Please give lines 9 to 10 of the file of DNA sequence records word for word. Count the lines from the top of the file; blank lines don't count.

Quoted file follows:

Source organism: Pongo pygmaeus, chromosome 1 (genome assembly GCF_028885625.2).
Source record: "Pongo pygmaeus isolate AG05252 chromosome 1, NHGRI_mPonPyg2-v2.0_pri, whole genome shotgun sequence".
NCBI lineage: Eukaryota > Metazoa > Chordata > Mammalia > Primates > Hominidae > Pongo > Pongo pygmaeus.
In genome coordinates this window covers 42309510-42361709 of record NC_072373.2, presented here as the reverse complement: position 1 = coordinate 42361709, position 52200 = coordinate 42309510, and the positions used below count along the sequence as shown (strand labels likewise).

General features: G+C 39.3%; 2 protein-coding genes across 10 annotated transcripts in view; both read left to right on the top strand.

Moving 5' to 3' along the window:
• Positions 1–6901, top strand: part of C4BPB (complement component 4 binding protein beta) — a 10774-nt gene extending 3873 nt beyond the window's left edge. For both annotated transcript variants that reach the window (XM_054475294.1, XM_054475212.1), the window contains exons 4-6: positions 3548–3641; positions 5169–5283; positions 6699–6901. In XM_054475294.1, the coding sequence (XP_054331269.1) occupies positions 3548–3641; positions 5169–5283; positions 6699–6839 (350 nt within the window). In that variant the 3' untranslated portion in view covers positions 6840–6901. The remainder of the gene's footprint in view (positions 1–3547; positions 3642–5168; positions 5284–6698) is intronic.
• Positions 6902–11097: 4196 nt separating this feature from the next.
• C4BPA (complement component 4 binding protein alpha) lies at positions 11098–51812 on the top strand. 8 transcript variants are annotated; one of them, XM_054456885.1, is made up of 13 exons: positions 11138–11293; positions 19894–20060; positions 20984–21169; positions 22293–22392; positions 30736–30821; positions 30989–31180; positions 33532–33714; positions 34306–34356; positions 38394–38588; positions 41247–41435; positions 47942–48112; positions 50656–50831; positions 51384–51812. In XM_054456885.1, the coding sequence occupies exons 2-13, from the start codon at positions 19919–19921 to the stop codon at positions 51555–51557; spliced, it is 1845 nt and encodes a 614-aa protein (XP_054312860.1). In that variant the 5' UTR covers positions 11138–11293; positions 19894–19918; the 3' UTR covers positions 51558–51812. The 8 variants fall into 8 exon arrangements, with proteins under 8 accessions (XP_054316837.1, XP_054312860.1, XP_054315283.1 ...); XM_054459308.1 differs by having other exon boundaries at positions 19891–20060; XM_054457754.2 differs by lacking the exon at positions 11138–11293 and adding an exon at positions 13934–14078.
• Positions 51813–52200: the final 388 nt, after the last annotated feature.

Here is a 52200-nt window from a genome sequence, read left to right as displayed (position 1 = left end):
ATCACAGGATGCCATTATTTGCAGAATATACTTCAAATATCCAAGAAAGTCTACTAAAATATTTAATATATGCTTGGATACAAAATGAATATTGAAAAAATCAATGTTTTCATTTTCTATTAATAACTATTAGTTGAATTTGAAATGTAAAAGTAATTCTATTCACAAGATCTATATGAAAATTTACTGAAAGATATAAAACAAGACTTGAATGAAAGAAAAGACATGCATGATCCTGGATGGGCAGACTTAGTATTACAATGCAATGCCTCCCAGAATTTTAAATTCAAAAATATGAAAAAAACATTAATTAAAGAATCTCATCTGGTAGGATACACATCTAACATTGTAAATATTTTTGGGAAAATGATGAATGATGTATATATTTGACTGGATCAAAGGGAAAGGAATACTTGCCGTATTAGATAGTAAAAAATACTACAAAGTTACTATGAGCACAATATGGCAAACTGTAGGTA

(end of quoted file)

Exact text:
• C4BPA (complement component 4 binding protein alpha) lies at positions 11098–51812 on the top strand. 8 transcript variants are annotated; one of them, XM_054456885.1, is made up of 13 exons: positions 11138–11293; positions 19894–20060; positions 20984–21169; positions 22293–22392; positions 30736–30821; positions 30989–31180; positions 33532–33714; positions 34306–34356; positions 38394–38588; positions 41247–41435; positions 47942–48112; positions 50656–50831; positions 51384–51812. In XM_054456885.1, the coding sequence occupies exons 2-13, from the start codon at positions 19919–19921 to the stop codon at positions 51555–51557; spliced, it is 1845 nt and encodes a 614-aa protein (XP_054312860.1). In that variant the 5' UTR covers positions 11138–11293; positions 19894–19918; the 3' UTR covers positions 51558–51812. The 8 variants fall into 8 exon arrangements, with proteins under 8 accessions (XP_054316837.1, XP_054312860.1, XP_054315283.1 ...); XM_054459308.1 differs by having other exon boundaries at positions 19891–20060; XM_054457754.2 differs by lacking the exon at positions 11138–11293 and adding an exon at positions 13934–14078.
• Positions 51813–52200: the final 388 nt, after the last annotated feature.